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Physical Principles Of Ultrasound
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Physical Principles Of Ultrasound

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  • 1. Physical Principles of Ultrasound Grateful appreciation to Richard A. Lopchinsky, MD, FACS and Nancy H. Van Name, RDMS, RTR, and Marlene Kattaron, RDMS ©2000 UIC All Rights Reserved.
  • 2. Course Objectives • Identify history & define ultrasound • Define piezoelectric effect • Define frequency & wavelength; identify their relationship • Define bandwidth • Define attenuation; identify relationship to frequency • Define resolution & its components; identify relationship to frequency • Identify basic transducer types • Define electronic array • Differentiate between sector & linear array • Identify types of image display • Identify artifacts useful to diagnosis • Discuss safety of medical ultrasound
  • 3. History of Ultrasound • Piezoelectricity discovered by the Curies in 1880 using natural quartz • SONAR was first used in 1940’s war-time • Diagnostic Medical applications in use since late 1950’s
  • 4. Ultrasound: Physical Definition • Sound waves greater than 20,000 Hertz or cycles per second Infrasound Ultrasound <20 Hz >20,000 Hz
  • 5. Ultrasound: Medical Definition • Diagnostic Medical Ultrasound is the use of high frequency sound to aid in the diagnosis and treatment of patients. • Frequency ranges used in medical ultrasound imaging are 2 - 15 MHz
  • 6. Piezoelectric Effect • Definition: The principle of converting energy by applying pressure to a crystal. • The reverse of the piezoelectric effect converts the energy back to its original form.
  • 7. Piezoelectric Effect and Ultrasound Transducers • A transducer converts one type of energy into another. • Based upon the pulse-echo principle occurring with ultrasound piezoelectric crystals, ultrasound transducers convert: – Electricity into sound = pulse – Sound into electricity = echo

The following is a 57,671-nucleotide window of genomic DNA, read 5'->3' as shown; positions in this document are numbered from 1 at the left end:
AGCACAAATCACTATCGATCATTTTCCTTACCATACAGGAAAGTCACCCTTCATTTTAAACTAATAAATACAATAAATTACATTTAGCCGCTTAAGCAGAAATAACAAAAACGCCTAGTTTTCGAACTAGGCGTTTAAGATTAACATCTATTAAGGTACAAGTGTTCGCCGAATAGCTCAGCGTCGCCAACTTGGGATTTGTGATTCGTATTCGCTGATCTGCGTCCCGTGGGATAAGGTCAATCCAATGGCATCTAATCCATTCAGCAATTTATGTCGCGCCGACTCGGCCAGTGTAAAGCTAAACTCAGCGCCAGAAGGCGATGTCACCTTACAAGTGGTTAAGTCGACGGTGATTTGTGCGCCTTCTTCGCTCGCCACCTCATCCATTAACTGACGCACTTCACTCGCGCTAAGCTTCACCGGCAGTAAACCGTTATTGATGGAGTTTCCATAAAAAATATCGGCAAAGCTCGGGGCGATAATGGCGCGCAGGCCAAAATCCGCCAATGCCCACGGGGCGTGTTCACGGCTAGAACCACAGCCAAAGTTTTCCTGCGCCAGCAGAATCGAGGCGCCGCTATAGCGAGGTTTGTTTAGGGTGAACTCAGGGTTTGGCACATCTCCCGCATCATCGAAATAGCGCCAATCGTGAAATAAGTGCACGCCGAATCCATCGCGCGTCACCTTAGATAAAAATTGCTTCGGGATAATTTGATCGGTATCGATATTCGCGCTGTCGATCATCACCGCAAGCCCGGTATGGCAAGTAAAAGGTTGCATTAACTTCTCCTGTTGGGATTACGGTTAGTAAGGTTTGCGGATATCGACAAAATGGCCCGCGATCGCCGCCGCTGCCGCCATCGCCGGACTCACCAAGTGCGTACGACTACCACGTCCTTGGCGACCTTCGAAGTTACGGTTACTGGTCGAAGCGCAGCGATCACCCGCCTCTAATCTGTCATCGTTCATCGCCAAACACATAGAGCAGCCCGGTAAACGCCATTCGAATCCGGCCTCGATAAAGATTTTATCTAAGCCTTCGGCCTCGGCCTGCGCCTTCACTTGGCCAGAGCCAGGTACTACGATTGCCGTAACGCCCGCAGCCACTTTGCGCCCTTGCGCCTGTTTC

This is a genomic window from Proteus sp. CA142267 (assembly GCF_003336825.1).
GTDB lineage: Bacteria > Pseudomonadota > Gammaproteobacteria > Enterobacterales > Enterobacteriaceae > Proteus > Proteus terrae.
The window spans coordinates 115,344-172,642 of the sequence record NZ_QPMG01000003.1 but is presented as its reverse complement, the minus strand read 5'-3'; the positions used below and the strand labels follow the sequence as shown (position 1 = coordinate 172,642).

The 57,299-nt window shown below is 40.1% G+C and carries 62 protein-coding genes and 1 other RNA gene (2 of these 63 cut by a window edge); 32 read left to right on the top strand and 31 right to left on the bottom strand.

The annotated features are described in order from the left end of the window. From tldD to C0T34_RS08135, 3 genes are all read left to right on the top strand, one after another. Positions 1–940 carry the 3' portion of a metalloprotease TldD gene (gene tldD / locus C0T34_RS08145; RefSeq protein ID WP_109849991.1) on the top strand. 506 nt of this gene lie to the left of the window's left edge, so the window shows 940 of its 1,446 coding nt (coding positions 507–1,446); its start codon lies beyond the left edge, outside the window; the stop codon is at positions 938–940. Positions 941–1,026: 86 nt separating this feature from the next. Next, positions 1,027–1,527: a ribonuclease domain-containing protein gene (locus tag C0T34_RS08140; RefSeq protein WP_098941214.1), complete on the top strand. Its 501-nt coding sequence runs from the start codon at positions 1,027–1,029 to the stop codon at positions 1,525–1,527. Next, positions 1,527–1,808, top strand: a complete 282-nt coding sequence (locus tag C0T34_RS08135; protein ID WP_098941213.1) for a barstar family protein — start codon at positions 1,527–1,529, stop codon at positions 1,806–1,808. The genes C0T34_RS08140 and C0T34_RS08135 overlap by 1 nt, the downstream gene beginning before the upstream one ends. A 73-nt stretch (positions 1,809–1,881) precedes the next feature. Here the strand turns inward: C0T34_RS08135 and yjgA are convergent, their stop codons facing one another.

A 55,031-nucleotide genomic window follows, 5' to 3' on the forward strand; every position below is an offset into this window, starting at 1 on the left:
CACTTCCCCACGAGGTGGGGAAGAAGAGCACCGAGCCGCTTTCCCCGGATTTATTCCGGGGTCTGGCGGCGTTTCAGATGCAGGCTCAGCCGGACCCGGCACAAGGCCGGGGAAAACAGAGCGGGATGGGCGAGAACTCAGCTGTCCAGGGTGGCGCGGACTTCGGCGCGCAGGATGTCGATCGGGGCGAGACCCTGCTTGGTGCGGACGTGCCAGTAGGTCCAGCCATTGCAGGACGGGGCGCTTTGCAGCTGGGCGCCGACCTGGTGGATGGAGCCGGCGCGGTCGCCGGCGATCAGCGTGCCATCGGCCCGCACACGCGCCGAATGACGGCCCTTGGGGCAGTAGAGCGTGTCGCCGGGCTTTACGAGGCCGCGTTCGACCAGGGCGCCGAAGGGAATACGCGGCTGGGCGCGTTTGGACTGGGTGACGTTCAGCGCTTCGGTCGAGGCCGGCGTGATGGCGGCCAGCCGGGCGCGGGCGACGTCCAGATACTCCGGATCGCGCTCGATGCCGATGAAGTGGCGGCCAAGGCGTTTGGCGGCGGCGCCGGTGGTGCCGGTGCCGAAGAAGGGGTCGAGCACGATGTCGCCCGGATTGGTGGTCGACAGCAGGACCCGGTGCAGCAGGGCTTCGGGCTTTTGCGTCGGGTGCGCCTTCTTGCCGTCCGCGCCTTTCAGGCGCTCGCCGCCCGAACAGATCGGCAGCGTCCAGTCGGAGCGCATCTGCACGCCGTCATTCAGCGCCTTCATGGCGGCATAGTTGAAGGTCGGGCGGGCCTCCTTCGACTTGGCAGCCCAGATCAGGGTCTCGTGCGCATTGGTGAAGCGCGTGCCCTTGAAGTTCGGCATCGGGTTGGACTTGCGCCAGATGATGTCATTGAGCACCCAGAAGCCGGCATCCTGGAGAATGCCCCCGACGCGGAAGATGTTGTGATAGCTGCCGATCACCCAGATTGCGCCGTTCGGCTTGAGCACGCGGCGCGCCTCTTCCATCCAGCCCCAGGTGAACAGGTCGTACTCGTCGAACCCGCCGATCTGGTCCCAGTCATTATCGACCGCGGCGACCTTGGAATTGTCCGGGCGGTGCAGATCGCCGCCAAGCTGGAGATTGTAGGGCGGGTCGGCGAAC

• 8. Pulse • Pulse of sound is sent to soft tissues • Sound interaction with soft tissue = bioeffects • Pulsing is determined by the transducer or probe crystal(s) and is not operator controlled
  • 9. Echo • Echo produced by soft tissues • Tissue interaction with sound = acoustic propagation properties • Echoes are received by the transducer crystals • Echoes are interpreted and processed by the ultrasound machine
  • 10. Frequency • Number of complete cycles per unit of time • Man-made transducer frequency is predetermined by design • Ultrasound transducers are referred to by the operating, resonant or main frequency
  • 11. Frequency Units • One cycle per second = one Hertz (Hz) • One thousand Hertz = One kilohertz (KHz) • One million Hertz = One megahertz (MHz) Example: a 7.5 MHz transducer operates at 7,500,000 cycles per second
  • 12. Wavelength • Definition: The distance between consecutive cycles of sound. Transducer frequency Transducer wavelength
  • 13. Transducer Frequencies • 2.5 MHz • Deep abdomen, OB/Gyn • 3.5MHz • General abdomen, OB/Gyn • 5.0 MHz • Vascular, Breast, Gyn • 7.5 MHz • Breast, Thyroid • 10.0 MHz • Breast, Thyroid, Superficial veins, Superficial masses
  • 14. Bandwidth • All ultrasound transducers contain a range of frequencies, termed bandwidth • Broad bandwidth technology produces medical transducers that contain more than one operating frequency, for example: – 2.5 - 3.5 MHz for general abdominal imaging – 5.0 - 7.5 MHz for superficial imaging
  • 15. Attenuation • Definition: The reduction in power and intensity as sound travels through a medium. Transducer frequency Depth of penetration • Higher frequencies attenuate, or are absorbed, faster than lower frequencies
  • 16. Attenuation
  • 17. Time Gain Compensation • Operator controlled adjustment to compensate for the attenuation of sound as it travels into the tissue • Must be adjusted manually for each tissue type examined and may be manipulated throughout an exam to optimize the image
  • 18. RESOLUTION • The ability to differentiate between structures that are closely related, both in terms of space and echo amplitude • Wavelength (frequency) dependent – Gray Scale Resolution – Axial Resolution – Lateral Resolution